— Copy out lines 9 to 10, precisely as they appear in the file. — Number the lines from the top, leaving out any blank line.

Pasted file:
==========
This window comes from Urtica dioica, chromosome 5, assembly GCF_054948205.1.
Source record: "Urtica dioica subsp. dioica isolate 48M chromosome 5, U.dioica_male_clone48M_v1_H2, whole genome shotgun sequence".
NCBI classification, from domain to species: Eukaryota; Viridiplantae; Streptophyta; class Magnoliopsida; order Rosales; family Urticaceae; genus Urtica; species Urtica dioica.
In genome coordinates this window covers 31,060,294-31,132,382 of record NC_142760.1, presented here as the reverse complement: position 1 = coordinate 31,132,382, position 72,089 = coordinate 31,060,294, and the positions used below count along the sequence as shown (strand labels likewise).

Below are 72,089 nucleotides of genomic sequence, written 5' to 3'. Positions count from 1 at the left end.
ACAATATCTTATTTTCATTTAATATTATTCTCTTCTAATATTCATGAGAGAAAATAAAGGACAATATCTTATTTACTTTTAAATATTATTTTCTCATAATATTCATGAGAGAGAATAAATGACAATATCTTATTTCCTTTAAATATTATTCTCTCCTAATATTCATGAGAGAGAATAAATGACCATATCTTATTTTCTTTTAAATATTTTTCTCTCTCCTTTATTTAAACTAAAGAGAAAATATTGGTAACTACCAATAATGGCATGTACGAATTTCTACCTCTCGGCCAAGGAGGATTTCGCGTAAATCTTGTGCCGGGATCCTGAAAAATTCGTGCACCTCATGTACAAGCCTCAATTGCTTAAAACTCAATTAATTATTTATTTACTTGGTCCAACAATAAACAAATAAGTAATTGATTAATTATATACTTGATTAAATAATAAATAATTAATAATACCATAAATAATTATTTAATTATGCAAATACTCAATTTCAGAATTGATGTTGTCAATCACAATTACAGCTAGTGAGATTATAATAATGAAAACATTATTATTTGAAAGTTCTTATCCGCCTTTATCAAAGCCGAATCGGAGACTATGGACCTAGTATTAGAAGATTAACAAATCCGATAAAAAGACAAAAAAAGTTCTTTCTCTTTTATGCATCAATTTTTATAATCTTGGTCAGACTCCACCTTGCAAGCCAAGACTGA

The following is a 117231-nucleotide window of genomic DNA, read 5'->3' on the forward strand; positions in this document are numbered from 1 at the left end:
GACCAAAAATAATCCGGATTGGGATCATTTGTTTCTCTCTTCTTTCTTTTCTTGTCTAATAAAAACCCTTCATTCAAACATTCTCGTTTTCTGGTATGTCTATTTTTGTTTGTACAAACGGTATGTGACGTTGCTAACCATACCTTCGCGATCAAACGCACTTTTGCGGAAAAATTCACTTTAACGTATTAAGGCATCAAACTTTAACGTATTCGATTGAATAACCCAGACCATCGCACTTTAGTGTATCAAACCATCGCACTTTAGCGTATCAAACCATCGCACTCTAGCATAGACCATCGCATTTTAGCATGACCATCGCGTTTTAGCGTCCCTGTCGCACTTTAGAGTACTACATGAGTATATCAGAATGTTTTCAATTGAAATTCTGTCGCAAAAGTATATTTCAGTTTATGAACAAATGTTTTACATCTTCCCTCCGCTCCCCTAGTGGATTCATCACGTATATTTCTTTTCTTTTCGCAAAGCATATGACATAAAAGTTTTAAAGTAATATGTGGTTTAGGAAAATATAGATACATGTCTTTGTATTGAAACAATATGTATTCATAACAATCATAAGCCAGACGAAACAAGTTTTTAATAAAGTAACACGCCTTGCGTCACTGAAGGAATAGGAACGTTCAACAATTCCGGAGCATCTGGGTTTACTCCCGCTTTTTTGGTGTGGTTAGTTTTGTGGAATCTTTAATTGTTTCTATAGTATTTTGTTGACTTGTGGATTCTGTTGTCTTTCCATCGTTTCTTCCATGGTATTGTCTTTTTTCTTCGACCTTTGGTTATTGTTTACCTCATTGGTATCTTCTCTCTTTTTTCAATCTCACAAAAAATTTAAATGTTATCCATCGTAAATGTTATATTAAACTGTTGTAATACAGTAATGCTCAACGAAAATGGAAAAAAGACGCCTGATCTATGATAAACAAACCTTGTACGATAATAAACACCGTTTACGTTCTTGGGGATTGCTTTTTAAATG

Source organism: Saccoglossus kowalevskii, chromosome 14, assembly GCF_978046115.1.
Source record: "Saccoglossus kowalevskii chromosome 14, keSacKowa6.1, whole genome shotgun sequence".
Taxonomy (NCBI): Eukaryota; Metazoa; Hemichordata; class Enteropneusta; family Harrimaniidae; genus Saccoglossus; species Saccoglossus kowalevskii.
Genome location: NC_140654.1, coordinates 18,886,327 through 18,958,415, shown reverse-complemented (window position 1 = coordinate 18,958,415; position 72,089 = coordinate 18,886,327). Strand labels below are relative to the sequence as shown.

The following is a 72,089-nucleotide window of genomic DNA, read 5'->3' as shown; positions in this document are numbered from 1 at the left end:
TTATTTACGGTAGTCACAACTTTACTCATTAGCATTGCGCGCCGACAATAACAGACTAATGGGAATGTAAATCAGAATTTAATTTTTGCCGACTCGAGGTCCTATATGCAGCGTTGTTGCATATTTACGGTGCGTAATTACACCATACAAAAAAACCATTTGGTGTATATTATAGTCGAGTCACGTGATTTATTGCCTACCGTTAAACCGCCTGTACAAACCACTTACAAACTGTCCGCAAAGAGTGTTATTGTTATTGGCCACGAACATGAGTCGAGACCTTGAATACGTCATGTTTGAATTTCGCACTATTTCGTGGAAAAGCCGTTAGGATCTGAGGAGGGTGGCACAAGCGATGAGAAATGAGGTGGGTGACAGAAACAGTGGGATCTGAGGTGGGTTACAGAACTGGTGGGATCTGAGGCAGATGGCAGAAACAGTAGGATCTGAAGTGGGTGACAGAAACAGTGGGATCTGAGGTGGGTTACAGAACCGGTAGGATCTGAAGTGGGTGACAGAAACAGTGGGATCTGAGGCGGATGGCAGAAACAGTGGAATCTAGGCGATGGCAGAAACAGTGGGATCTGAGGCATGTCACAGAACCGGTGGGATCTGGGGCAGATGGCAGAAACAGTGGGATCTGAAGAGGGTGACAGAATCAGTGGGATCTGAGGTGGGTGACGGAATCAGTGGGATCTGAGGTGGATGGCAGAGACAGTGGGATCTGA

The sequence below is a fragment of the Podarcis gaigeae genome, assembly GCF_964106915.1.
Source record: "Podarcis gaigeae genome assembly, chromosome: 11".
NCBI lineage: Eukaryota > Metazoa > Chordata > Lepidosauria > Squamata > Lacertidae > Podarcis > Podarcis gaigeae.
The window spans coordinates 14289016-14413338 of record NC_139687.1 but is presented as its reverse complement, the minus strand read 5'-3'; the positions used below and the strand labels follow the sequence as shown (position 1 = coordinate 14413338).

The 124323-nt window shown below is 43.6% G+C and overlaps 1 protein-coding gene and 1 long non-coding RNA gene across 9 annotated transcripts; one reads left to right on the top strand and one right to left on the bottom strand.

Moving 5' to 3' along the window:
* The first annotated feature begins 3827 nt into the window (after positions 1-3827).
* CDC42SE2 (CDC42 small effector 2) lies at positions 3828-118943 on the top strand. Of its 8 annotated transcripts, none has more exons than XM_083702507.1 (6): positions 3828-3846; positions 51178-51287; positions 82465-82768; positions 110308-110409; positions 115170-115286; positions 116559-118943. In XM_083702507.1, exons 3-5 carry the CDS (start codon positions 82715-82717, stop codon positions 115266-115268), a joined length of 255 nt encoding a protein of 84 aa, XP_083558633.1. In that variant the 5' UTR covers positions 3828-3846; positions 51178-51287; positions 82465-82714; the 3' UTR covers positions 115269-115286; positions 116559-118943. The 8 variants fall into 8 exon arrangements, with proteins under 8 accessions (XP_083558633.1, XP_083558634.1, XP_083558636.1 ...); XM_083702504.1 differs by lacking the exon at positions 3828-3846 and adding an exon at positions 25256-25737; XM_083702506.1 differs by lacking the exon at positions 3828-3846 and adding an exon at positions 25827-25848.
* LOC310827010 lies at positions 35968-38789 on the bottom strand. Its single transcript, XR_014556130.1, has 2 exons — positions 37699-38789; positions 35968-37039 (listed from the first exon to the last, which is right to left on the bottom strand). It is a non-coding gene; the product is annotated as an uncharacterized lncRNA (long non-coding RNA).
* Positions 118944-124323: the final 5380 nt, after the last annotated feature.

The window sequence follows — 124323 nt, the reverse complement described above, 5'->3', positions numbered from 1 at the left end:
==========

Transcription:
Source organism: Saccoglossus kowalevskii, chromosome 14, assembly GCF_978046115.1.
Source record: "Saccoglossus kowalevskii chromosome 14, keSacKowa6.1, whole genome shotgun sequence".